That’s the positive way of looking at it. Because of the creative nature of what we do in video games, it allows people to have their imagination flow. You don’t need to have a huge team to create a physics engine, to launch a game. The tools that are available to make games now, freely available, can be applied for the next generation of creative thoughts around video games.

Green Man Gaming is in 195 countries.

GamesBeat: Structurally, what things are different now for games? We see a lot of gaming VCs out there now. The co-development companies are pretty big. AI is coming along to help make people more efficient.

Sulyok: Absolutely. The AI play is interesting. It will enable creators of video games and studios to do more, to make their games more engaging. I don’t think it’s ever going to replace the original creative elements of games. Video games are a combination of two fantastic factors. It’s dreamers and poets with great creativity combined with hardcore technology, market-leading technology, in order to create the engines. The merging of those two is never going to change. What I think AI will do is allow video game creation to be faster, to be more realistic, potentially more non-linear than the games of 10 or 15 years ago. It will allow the creative elements of studios to be flexed more rather than less.

GamesBeat: People are wondering about different things coming in 2024. Do we see some evidence of an upturn and when that might be more obvious?

Sulyok: Clearly there will be an up cycle. The phrase I’ve heard a lot at GDC is “survive to ‘25.” A lot of people are thinking that now. Studios are cutting down their slates. Studios are tightening up on their overheads, their costs. Will there be some casualties? I think there already are, and there will be potentially some more. But to answer half of the question, I don’t think we’re at the bottom yet. I think we have a way to go.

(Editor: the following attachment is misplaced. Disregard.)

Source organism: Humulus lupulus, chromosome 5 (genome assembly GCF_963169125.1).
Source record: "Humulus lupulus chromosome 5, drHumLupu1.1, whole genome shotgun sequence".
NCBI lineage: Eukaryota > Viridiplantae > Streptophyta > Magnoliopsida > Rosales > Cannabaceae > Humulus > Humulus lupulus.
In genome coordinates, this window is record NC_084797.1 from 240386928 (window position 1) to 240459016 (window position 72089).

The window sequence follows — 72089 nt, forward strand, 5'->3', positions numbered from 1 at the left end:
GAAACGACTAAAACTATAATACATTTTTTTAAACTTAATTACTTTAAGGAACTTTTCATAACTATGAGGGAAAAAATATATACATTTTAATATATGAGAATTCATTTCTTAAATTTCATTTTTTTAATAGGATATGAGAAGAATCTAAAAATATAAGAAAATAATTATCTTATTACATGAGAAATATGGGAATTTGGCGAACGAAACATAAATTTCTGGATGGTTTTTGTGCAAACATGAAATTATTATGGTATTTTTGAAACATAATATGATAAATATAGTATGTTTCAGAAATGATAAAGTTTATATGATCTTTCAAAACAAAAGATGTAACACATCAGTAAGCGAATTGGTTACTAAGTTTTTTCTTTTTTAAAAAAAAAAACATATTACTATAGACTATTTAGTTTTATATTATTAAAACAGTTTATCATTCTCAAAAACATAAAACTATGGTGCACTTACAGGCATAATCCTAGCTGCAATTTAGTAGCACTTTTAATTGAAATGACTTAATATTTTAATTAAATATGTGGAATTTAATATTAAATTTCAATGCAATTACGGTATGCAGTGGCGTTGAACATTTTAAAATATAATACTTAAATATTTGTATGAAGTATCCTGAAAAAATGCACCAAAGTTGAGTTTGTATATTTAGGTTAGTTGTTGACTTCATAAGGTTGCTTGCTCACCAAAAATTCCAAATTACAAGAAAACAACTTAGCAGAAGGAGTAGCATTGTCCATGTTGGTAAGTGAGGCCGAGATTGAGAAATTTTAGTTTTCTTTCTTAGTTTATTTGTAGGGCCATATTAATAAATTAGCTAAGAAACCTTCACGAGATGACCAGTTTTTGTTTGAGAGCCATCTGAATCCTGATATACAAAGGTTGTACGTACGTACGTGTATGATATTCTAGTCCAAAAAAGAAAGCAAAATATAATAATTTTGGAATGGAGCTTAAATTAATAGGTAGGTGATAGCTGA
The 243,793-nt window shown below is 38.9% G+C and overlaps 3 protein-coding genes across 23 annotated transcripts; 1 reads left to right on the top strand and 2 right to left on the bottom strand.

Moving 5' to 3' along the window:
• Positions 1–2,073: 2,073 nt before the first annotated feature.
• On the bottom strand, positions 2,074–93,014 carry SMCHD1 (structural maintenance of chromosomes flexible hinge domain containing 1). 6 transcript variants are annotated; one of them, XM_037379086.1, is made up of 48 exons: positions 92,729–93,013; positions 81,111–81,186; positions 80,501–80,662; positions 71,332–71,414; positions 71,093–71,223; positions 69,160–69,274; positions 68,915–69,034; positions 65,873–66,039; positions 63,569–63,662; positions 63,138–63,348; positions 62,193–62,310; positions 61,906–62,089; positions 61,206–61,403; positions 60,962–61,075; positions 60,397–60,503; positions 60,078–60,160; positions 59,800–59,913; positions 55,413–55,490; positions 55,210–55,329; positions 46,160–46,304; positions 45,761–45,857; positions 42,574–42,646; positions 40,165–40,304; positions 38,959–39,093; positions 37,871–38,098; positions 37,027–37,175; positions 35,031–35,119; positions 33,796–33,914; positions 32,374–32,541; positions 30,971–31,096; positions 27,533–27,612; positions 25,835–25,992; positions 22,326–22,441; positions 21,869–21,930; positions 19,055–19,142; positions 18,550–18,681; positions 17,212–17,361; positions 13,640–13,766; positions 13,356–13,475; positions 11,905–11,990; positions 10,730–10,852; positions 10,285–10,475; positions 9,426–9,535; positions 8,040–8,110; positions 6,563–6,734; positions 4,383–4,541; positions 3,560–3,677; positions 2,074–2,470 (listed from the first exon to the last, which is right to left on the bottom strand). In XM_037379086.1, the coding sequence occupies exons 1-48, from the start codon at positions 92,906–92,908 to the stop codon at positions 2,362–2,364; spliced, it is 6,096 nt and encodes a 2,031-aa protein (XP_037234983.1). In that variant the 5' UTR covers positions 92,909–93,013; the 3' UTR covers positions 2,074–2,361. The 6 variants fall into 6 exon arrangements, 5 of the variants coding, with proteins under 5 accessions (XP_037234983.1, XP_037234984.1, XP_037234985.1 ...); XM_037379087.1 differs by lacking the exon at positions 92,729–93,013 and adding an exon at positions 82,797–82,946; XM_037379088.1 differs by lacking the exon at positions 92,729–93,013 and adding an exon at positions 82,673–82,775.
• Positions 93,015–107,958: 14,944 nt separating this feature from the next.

GamesBeat: There’s an interesting notion that if you survive to 2025, you’re just in time to get killed by Grand Theft Auto VI.

Sulyok: As a lifelong fan of the Grand Theft Auto franchise, and as a retailer–whatever happens in the industry, when GTA comes out it’s always a good year for the entire industry. It doesn’t matter whether you’re directly involved with it as we are – we partner with Take-Two – or whether you’re just a part of the industry full stop. It provides that shot in the arm.

But there’s a bigger picture here. Certainly on our side of the water in the U.K., the stabilizing of the economy–there’s political instability right now, which feeds through to the entire economy, the banking system, the finance houses, the venture capitalists, the investors, and the private equity houses. On the U.S. side I’m less informed, but I think this is a historic year, with more elections taking place than anywhere else. When we get through that phase and there’s a road map to stability overall, coupled with a bit of GTA, I think it will be very good indeed.

GamesBeat: The Digital Markets Act is here. Does that create opportunity for Green Man in particular? I don’t know if that’s too much on the edge of what you do.

Sulyok: It is kind of on the edge. It’s not something that we really consider in detail.

GamesBeat: I do think that the more open the markets get, the more opportunity there will be for broader growth. I look forward to seeing more of that happen, as opposed to more industry revenues falling into the hands of the middle players, the big platforms. You want to see developers be able to reinvest in better things.

Sulyok: It’s healthy for the industry. I’m a firm believer in–if you cast your mind back to when you had AOL, and then you had Google, and everyone looked to Google and said, “I don’t really understand what they’re doing or how they’re doing it.” AOL was a closed platform and Google was an open platform. From my perspective, it’s my lifelong conviction that open is better. Open is better for all participants, all customers, and the market as a whole. It leads to a healthier, more vibrant, more competitive market. For me, that’s where video games need to go and where we need to be. That vibrancy delivers creativity, and creativity is the lifeblood of video games.